THANKS FOR NOTHING MONTH January 18, 2012 7:45 AM
64 F indoors 27 F outdoors (feels like 18F)
TODAY’S HAPPINESS FACTOR: 6 out 10
Jay uses the coffeemaker. There, I’ve said it.
Yesterday Jay informed me that I should write about his indiscretions with energy. I hated to do it, but since I haven’t said much about his comings and goings it seems like a good way to begin my blog today.
When we first started planning the THANKS FOR NOTHING MONTH Jay was very keen about the idea. Together we made a list of guidelines we both agreed to follow.
Jay is kind of a low maintenance kind of guy. He requires cheese, coffee, pasta, potatoes, bread, butter and chocolate, plus lots of hugs and kisses. Actually these are his food groups and if the food doesn’t fit into these categories then he has the attitude that it probably isn’t good for him.
Jay is also a guy who enjoys routine. In the evening he is eager to report what film we’ll watch. After the film he takes a shower, then switches on the white noise machine. Reading comes next, and finally sleeps.
For several months now he gets up at 5 AM to write. The night before he puts his clothes in the living room so that when he changes in the morning he won’t wake me up – he’s a thoughtful kind of guy as well. Next he makes coffee in the coffee maker, and begins his day.
I personally think he needs this routine because he is a brilliant workaholic. That brain just can’t shut down.
When we started thinking about THANKS FOR NOTHING MONTH though I felt like we weren’t really making many changes in our routine life. Then Nans came up with the idea that we should live with the rhythm of the earth and turn off every ounce of energy (we need a little for our business day) once it got dark.
To me this was a Eureka idea. To Jay it began a list of things that were challenges. The first item was the white noise machine. He said he wouldn’t live without it. Within a day he had discovered it would run on batteries. Whew! That was a relief because that machine was staying one way or another.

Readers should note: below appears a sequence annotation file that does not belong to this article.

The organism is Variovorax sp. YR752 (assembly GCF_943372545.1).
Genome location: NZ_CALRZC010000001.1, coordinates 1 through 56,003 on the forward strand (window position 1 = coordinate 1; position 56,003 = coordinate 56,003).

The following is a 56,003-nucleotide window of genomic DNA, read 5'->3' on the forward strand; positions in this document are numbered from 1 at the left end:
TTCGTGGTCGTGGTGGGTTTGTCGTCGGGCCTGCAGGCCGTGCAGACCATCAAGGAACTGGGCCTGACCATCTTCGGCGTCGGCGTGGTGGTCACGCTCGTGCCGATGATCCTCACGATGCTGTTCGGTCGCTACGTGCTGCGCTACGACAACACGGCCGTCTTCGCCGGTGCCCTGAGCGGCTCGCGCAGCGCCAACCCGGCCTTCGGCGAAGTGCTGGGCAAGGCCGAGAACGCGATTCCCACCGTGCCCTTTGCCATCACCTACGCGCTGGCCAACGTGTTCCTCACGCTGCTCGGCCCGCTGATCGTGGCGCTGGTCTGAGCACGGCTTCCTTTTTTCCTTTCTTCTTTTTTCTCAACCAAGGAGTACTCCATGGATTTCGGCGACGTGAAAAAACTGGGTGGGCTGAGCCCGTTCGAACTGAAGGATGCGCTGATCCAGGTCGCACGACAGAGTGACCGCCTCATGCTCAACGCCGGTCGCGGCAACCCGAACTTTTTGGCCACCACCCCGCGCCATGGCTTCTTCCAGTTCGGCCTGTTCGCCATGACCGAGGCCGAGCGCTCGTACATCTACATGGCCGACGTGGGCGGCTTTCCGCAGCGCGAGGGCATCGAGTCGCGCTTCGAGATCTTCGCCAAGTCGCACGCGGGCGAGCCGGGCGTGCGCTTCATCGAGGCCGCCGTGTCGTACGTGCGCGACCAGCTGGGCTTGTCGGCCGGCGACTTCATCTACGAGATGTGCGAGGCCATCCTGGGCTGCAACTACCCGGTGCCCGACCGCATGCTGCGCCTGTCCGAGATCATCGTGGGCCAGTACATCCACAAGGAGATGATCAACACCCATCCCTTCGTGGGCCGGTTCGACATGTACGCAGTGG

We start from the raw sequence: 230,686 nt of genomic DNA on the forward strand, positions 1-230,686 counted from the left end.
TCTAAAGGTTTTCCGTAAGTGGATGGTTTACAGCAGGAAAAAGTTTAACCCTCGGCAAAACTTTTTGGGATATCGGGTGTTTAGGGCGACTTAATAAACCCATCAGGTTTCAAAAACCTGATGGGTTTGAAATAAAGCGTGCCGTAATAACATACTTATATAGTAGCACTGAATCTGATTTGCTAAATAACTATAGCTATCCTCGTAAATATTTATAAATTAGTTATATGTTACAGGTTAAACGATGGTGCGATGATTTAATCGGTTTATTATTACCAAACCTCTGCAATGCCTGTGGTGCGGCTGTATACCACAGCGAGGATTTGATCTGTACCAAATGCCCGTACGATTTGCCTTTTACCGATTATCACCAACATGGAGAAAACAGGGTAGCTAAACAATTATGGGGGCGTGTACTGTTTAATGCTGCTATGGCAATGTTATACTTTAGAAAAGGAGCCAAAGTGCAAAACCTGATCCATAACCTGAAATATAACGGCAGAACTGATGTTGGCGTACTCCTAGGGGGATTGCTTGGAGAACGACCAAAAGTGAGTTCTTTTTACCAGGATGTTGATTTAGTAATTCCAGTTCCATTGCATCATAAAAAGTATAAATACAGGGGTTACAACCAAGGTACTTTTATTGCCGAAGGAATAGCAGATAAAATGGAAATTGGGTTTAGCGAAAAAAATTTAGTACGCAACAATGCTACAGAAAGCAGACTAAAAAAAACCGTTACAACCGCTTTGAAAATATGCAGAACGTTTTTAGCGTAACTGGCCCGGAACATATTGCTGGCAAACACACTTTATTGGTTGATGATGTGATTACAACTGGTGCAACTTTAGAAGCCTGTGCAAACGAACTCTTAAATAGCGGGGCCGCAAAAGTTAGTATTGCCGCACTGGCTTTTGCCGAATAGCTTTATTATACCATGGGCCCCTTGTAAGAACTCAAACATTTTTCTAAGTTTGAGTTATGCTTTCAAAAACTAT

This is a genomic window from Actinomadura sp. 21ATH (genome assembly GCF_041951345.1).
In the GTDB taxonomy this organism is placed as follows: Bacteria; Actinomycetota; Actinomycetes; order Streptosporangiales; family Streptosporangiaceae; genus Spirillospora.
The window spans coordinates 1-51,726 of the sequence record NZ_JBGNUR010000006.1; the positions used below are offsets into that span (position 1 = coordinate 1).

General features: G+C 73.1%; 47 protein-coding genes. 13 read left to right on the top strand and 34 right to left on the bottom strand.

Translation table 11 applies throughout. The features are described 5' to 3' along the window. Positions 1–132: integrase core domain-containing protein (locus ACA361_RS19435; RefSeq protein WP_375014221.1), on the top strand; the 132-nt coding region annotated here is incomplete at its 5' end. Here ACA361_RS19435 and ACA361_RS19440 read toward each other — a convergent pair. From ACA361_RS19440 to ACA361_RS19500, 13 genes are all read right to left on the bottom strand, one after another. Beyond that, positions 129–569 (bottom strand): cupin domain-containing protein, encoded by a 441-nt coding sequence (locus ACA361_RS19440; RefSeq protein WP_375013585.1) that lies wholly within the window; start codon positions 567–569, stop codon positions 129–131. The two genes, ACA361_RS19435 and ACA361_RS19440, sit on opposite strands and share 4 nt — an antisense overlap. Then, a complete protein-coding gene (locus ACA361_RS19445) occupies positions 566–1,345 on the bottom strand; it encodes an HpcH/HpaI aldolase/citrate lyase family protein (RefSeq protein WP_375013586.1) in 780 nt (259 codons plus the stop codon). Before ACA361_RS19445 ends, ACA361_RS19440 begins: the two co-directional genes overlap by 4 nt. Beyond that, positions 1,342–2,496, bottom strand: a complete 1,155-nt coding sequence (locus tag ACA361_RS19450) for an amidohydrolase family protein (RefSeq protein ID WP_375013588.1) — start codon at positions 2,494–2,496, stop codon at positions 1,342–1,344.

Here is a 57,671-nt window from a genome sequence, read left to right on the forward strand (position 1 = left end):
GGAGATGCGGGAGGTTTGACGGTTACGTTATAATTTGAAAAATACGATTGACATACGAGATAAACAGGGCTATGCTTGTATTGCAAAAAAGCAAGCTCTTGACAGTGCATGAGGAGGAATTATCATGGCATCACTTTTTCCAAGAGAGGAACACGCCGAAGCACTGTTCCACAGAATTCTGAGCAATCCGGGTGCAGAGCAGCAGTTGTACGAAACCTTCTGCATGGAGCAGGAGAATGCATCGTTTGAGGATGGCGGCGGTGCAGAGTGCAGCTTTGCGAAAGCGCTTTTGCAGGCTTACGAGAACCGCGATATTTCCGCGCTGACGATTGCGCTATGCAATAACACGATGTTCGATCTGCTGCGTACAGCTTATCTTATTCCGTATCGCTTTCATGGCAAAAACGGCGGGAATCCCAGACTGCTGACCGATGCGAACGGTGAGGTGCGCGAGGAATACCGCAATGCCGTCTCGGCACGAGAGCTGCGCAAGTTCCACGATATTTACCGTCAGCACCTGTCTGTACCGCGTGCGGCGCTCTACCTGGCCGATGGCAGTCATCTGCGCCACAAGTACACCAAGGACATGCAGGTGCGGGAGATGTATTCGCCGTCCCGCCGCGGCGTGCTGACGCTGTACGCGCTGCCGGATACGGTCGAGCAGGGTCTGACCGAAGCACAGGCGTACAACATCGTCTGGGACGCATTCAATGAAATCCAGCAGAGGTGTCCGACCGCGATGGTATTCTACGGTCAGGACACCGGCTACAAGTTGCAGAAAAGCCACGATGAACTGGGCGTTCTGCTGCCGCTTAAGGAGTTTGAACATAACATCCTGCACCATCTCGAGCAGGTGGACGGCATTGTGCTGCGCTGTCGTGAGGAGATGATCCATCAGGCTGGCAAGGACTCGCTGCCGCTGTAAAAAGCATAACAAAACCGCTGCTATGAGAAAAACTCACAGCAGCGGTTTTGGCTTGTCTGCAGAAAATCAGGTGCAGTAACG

Then I mentioned that we had a large French press that would work well for morning coffee. Honestly, I don’t ever want to be responsible for putting that look on his face, but it had to be said. “No way” was his response. That coffeemaker was his best friend and he wasn’t giving it up for a whole month because his business day begins when that coffeemaker starts.
There are those who would side with Jay on these matters (and more) because after all, he does live with me, and he has to set his limits. In fairness to him, I can see his reasoning, but I refuse to agree.
I argued that the whole point of this month was to have a deeper experience at living simply. He said the purpose was to live without an exchange of money. Sigh…
Last night, as we ate supper at 9 PM (he taught his class until 8 PM) he said, “I had to spend money today – I had a 20 cent fine at the library.” I couldn’t help laughing. When I pointed out he could pay it in February, he couldn’t see the point.
He said he could have stood in front of the Newark library and asked someone for 20 cents, which I thought was a distinct possibility. The image of Professor Warmke in his expensive brown leather bomber’s jacket standing out in front of that fancy building with the folks who do ask for cigarettes or money for a cup of coffee seemed like it might be a life-changing experience. Jay said that it would be his luck that the dean of the school would show up just as he asked for the change. We had a good laugh about that.
Personally I think that this month is about stepping outside of the ordinary, and trying new ways of thinking about consumption. Jay often tells me that my approach is about the soft side and his about the basics. I tell him I’m the global thinker and he’s the local thinker.
From a distance it might make people wonder how we’ve spent more then three decades together, but for me it’s just another day with my dearest friend and the most brilliant person I’ve ever known.
Gluten-free cinnamon toast
Left over noodles with egg (for Jay)